If you were injured or involved in a personal injury case, you may have received some written documents regarding the production of documents or requests for information from the attorney who represents the person or entity who caused the wreck or injury. These requests to obtain information from an opposing party are called “discovery requests” and are part of the litigation process once a lawsuit has been filed in your personal injury case. An attorney will help you understand what these specific legal requests are, how and when you are required to respond, how to answer them, and can help you feel more comfortable when you receive these discovery requests.
Requests for Admission
Requests for admission are written requests that the other side specifically admits or denies certain facts about the case. Each party can typically give 25-40 requests for admission to the other side. However, there is no limit regarding how many questions may be asked simply if a particular document is genuine. You typically have 30 days in Missouri to produce your responses, and if you do not respond, the specific matter will be admitted as it is and the court will consider it valid.
There are rules that accompany requests for admission. You must retype every request for production and then follow the request with your specific response. If you are unable to answer due to some objection, you must attempt to respond to the best of your ability, and then state why the remainder is objectionable. Remember that you will be signing the requests for admission under penalty of perjury, so make sure that your responses are accurate and truthful.
Requests for Production
Requests for production are written requests that demand that the other side provide specific documents or items with respect to the case. Typically, a request for production of documents will be in reference to documents that you already have in your possession, or could easily obtain. There are more rare circumstances under which a request for production would require you to inspect or test an item, but these are uncommon. In Missouri, you typically have 30 days to provide your written responses with copies of the documents the other side has requested. Your response to the Requests for Production is generally not filed with the court, but rather they are sent directly to the opposing party’s attorney and a Certificate of Service is filed with the Court to verify you’ve responded timely to the Requests.
There are rules that accompany requests for production, similar to requests for admission. You must retype every request for production and then follow the request with your specific response. If you are unable to answer due to some objection, you must attempt to respond to the best of your ability, and then state why the remainder is objectionable. Remember that you will be signing the requests for production under penalty of perjury, so make sure that your responses are accurate and truthful.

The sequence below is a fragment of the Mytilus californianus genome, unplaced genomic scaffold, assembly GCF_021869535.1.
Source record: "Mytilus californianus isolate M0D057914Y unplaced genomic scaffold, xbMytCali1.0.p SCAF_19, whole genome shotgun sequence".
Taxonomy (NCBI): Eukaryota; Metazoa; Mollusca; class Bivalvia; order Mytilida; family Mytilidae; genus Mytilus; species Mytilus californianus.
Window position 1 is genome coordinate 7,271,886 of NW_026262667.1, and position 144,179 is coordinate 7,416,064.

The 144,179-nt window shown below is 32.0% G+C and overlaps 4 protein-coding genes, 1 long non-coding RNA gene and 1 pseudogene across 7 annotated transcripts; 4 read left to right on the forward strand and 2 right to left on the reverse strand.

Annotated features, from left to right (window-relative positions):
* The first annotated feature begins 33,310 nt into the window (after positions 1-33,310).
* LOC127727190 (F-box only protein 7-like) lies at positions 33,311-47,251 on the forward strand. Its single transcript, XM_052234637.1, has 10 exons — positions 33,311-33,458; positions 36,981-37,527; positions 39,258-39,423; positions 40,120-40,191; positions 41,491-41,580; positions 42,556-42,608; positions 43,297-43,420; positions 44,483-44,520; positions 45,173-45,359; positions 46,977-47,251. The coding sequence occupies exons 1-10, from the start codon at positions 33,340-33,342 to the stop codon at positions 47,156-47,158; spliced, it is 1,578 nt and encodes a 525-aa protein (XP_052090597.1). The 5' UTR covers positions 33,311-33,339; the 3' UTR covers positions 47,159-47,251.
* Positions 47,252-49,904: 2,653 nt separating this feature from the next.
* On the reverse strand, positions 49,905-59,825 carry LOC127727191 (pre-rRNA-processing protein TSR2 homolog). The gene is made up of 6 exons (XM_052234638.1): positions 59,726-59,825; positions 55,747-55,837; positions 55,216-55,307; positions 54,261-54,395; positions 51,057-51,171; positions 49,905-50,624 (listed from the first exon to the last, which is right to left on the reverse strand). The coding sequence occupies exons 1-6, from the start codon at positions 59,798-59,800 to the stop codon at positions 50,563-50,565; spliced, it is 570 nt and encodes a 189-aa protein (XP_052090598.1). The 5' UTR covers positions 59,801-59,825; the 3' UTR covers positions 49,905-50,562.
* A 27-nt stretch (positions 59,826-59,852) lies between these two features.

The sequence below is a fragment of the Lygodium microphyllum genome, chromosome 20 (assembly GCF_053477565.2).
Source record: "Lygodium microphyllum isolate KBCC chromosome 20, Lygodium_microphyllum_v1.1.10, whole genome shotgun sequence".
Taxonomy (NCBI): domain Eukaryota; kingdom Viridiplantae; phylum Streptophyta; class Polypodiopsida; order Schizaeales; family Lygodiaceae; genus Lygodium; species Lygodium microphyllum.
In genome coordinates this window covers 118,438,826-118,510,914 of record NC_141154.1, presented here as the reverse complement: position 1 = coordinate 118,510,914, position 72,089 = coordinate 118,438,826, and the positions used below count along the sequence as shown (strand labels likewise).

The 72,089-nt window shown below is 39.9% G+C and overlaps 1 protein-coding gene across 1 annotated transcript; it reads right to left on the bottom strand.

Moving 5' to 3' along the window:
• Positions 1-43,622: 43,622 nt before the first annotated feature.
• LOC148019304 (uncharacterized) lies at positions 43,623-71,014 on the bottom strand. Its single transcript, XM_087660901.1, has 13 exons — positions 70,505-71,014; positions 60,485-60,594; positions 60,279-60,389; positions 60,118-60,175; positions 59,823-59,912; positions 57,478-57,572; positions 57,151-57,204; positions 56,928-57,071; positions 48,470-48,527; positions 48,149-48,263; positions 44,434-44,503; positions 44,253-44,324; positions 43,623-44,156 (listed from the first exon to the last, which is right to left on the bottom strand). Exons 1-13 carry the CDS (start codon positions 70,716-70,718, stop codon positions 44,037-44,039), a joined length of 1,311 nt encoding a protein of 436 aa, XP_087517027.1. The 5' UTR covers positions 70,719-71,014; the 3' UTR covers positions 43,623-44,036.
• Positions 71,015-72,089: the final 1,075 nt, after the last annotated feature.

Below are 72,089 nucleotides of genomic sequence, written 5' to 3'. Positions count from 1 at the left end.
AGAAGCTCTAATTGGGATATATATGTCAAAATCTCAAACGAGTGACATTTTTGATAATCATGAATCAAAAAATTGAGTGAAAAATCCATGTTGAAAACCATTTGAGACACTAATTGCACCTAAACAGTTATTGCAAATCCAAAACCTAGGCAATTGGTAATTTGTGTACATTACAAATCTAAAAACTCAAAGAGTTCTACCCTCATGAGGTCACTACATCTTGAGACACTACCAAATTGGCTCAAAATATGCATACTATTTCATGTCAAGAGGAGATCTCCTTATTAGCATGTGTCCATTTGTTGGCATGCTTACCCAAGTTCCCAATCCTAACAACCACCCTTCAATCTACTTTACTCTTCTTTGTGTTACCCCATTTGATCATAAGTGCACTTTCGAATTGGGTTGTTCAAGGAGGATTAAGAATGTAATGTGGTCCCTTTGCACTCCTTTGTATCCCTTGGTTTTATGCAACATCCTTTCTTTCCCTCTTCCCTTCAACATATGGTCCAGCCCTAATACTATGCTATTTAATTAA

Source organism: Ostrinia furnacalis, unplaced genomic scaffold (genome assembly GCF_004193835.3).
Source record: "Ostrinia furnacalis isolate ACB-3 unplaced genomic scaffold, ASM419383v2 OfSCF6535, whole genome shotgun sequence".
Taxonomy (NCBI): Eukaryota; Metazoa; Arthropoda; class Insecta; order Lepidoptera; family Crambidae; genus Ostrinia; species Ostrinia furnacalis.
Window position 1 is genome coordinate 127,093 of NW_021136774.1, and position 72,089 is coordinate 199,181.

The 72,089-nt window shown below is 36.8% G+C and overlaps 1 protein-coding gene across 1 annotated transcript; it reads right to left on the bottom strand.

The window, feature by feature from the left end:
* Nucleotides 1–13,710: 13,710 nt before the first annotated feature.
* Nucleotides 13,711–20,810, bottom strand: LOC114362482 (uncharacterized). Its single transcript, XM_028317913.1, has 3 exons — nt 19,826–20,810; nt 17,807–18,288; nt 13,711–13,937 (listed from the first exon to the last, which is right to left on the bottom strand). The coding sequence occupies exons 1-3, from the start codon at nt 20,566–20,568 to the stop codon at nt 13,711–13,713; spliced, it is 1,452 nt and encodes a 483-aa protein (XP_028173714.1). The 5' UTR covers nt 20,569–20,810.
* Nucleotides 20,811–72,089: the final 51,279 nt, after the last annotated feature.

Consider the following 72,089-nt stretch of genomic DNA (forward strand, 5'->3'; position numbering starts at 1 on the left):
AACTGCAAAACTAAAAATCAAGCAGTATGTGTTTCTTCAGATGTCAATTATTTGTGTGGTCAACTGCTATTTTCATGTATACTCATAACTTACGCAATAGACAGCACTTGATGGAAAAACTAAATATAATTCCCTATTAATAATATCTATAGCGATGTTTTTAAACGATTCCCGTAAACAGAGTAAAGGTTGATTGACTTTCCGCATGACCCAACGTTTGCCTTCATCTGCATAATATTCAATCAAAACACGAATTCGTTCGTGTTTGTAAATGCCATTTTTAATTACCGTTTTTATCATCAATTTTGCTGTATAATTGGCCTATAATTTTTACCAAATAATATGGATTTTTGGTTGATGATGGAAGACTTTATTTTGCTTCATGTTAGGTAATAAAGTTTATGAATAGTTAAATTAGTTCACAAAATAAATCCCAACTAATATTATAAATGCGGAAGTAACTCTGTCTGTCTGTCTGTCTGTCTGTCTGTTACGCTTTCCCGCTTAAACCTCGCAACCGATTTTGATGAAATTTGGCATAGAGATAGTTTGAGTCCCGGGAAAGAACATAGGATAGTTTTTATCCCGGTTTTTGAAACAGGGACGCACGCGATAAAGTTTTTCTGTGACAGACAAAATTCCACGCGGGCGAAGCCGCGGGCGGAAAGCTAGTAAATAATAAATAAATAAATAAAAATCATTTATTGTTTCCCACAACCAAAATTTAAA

Interrogatories are questions that one side gives to the other that are specifically relevant to the case. Each party can typically propound 25-40 interrogatories to the other side unless a judge has determined a different number would be appropriate. If you have received any interrogatories from the other side, verify with your local court rules to see when your answers are due. Typically, you will have 30 days to prepare and submit your written answers. You do not file these answers with the court, but rather send them directly to the other side.
There are important rules that accompany interrogatories. For instance, you must enter your response after the typed out interrogatory question. Additionally, if you are unable to answer an interrogatory for any reason (i.e. the question is vague, objectionable, irrelevant, ambiguous, etc.) you should state in your response the reasons why you can’t or won’t provide an answer. It is important to note that objections are legally problematic, and consulting with an experienced litigation attorney can help you answer interrogatories or object to them in the most appropriate legal way. Finally, you will need to sign your interrogatories on the “verification” page in front of a notary and swear that your answers are true.
Contact an Experienced Attorney
Navigating the legal landscape of responding to requests for admission, requests for production and interrogatories can be daunting and legally complex. We suggest hiring a qualified, experienced personal injury litigation attorney to help you with your lawsuit. Contact our experienced personal injury attorneys at Griggs Injury Law at (816) 474-0202 to help you build a strong personal injury case, protect your interests during litigation and help you with your discovery requests and responses to the other side.